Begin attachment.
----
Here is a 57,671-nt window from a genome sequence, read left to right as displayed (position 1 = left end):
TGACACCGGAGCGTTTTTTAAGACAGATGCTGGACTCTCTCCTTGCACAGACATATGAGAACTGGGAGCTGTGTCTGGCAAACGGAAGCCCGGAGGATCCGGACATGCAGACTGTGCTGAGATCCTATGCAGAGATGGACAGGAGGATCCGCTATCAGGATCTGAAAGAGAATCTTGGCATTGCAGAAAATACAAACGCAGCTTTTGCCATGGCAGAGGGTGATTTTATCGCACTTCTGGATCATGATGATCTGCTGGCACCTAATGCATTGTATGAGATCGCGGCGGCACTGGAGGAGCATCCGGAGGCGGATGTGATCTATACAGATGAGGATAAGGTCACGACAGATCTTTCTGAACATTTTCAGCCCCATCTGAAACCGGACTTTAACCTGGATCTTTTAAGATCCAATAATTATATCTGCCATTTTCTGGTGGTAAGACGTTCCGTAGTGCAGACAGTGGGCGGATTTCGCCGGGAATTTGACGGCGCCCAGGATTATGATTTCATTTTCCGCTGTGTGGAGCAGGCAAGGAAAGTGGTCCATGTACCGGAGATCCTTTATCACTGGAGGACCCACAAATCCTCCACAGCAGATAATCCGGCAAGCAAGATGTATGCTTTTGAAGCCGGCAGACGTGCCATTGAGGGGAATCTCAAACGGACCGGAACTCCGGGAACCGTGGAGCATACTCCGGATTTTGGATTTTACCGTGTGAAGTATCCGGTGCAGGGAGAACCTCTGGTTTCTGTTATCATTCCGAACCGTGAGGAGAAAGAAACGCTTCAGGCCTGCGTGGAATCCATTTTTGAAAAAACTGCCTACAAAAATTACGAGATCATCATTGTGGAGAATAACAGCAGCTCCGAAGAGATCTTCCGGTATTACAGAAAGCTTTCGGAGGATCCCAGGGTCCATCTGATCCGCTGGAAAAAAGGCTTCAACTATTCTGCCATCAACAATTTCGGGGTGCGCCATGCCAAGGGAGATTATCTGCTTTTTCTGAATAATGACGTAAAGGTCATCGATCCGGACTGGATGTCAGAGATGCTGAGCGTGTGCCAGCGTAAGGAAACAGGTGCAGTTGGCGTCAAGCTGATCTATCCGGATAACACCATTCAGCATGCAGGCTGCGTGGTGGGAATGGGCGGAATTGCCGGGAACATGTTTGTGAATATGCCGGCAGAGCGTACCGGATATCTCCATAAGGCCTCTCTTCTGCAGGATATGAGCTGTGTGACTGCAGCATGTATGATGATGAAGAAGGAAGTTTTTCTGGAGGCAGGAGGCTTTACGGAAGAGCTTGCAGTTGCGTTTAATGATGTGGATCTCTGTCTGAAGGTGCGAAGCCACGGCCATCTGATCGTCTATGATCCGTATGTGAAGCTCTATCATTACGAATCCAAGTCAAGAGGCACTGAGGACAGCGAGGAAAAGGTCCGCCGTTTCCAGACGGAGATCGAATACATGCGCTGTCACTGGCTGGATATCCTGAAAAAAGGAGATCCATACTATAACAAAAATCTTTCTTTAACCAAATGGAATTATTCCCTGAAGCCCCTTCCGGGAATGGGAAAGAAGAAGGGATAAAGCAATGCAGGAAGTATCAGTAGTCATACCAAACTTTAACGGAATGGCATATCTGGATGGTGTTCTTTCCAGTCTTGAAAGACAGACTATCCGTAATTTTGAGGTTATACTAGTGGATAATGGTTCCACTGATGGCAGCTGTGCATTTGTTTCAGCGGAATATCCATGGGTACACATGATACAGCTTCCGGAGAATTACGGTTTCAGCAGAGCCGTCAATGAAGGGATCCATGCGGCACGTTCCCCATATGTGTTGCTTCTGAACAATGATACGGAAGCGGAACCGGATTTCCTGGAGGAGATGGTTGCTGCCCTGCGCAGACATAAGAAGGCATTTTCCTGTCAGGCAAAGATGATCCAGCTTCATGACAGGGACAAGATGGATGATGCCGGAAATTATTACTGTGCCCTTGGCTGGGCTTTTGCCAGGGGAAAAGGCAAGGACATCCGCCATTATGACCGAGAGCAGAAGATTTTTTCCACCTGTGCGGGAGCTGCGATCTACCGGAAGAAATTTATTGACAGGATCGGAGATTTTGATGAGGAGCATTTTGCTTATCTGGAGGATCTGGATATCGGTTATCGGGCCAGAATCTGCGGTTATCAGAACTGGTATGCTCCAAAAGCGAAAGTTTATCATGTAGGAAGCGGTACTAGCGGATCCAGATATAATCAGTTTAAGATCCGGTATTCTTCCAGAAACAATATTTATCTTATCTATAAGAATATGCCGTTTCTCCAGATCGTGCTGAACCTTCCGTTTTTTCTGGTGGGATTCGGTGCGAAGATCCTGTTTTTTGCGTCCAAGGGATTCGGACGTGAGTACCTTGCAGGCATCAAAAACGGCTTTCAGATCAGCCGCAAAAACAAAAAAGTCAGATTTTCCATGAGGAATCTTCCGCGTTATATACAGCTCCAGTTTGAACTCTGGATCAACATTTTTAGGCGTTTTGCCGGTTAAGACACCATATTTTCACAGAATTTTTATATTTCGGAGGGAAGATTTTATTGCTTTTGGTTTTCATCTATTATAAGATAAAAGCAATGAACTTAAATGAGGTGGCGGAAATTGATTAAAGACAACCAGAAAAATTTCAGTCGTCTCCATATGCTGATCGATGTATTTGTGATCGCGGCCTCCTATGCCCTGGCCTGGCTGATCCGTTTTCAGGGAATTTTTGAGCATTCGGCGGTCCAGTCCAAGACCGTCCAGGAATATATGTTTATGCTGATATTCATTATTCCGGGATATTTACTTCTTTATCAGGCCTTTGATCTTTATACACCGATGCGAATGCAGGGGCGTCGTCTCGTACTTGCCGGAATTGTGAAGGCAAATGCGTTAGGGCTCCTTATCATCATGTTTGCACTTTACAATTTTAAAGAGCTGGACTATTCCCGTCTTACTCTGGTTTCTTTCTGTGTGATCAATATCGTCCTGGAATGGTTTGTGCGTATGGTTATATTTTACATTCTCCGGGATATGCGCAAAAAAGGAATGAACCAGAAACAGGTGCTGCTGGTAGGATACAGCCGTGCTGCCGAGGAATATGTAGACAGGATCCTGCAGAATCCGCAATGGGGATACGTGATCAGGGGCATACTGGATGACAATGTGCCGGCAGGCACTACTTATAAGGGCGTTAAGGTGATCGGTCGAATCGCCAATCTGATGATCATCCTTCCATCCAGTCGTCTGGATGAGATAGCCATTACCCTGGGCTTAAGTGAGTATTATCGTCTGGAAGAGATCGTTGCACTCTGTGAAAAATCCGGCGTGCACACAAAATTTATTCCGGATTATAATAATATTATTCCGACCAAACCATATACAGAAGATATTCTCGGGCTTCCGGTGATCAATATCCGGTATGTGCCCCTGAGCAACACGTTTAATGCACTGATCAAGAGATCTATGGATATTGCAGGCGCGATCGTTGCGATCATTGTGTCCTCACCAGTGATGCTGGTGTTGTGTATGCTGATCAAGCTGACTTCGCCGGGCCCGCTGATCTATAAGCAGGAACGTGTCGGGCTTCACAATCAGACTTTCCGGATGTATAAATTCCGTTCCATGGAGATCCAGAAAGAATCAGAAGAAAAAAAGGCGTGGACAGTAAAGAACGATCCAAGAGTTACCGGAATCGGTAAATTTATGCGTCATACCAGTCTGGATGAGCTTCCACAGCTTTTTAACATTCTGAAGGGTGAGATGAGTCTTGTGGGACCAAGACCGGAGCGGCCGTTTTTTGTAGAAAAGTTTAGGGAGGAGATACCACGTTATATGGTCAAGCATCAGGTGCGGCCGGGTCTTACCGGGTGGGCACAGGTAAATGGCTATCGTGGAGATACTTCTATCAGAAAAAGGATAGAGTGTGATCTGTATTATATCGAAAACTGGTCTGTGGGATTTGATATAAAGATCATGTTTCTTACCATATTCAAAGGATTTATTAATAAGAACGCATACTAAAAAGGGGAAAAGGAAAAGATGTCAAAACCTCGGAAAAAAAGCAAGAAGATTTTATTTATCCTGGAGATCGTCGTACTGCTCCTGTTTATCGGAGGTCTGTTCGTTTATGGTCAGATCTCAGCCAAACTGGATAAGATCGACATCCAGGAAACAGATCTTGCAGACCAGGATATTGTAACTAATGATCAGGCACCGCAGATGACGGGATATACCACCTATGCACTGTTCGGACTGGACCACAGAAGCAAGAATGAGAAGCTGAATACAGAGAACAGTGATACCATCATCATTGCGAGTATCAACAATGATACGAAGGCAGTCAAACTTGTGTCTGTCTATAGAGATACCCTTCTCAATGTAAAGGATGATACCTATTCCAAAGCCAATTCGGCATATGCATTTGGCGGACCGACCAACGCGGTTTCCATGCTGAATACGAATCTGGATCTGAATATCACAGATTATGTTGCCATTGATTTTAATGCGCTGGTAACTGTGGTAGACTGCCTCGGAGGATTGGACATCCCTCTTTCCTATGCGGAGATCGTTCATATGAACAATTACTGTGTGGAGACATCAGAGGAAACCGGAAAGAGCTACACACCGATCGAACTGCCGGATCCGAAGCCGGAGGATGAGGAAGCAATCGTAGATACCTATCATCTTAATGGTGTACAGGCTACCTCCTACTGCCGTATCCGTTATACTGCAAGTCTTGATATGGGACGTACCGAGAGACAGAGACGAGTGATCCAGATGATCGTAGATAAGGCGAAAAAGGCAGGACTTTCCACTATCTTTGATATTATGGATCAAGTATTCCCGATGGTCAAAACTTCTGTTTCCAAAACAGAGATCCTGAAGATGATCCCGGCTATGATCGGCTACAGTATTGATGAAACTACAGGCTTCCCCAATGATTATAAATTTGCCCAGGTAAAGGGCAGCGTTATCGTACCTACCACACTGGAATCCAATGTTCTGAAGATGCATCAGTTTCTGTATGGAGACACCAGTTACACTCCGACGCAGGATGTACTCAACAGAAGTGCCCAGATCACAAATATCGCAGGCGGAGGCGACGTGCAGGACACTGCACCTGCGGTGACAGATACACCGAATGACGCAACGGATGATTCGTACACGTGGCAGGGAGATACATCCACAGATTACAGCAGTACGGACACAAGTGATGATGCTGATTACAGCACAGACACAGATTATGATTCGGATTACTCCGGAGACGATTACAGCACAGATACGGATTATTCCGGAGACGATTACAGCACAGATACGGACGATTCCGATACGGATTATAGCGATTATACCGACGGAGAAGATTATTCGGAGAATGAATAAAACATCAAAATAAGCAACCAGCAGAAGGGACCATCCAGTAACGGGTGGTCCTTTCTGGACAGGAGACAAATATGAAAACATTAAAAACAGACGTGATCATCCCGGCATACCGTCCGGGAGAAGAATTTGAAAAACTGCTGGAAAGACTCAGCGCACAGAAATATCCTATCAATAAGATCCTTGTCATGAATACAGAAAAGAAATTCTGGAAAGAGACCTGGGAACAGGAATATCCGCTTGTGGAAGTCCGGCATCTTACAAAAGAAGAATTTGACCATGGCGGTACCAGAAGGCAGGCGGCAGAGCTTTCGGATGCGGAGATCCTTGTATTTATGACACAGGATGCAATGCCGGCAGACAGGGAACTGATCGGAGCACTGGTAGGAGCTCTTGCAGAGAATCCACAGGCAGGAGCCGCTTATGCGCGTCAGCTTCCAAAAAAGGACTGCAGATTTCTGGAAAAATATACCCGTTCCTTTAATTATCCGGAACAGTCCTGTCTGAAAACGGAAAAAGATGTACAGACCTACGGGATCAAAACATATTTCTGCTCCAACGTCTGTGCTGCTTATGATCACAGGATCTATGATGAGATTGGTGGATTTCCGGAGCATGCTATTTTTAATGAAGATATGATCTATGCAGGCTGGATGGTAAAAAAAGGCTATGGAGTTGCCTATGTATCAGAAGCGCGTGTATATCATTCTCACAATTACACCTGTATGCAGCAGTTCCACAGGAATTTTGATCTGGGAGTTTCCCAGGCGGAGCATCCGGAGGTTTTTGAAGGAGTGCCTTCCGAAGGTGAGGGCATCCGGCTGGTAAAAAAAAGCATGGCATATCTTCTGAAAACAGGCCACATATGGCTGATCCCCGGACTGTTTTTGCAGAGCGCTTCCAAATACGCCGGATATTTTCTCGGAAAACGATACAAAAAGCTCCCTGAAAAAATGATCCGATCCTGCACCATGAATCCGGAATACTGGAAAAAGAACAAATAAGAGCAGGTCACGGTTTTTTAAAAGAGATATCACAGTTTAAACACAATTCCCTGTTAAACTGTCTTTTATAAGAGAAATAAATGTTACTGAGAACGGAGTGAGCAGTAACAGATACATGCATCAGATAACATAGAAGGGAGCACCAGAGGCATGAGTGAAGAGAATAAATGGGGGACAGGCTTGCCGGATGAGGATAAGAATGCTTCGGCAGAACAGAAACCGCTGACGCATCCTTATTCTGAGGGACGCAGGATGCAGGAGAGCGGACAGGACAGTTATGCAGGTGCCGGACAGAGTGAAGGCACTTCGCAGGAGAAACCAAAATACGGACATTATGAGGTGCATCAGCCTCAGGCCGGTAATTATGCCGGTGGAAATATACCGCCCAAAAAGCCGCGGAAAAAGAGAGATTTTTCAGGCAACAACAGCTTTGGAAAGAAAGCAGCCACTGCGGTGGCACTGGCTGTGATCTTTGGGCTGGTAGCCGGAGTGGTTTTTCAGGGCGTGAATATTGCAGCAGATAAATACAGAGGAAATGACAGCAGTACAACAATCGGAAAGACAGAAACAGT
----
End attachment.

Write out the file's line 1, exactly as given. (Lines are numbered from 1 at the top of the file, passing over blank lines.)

Here is a 57,671-nt window from a genome sequence, read left to right as displayed (position 1 = left end):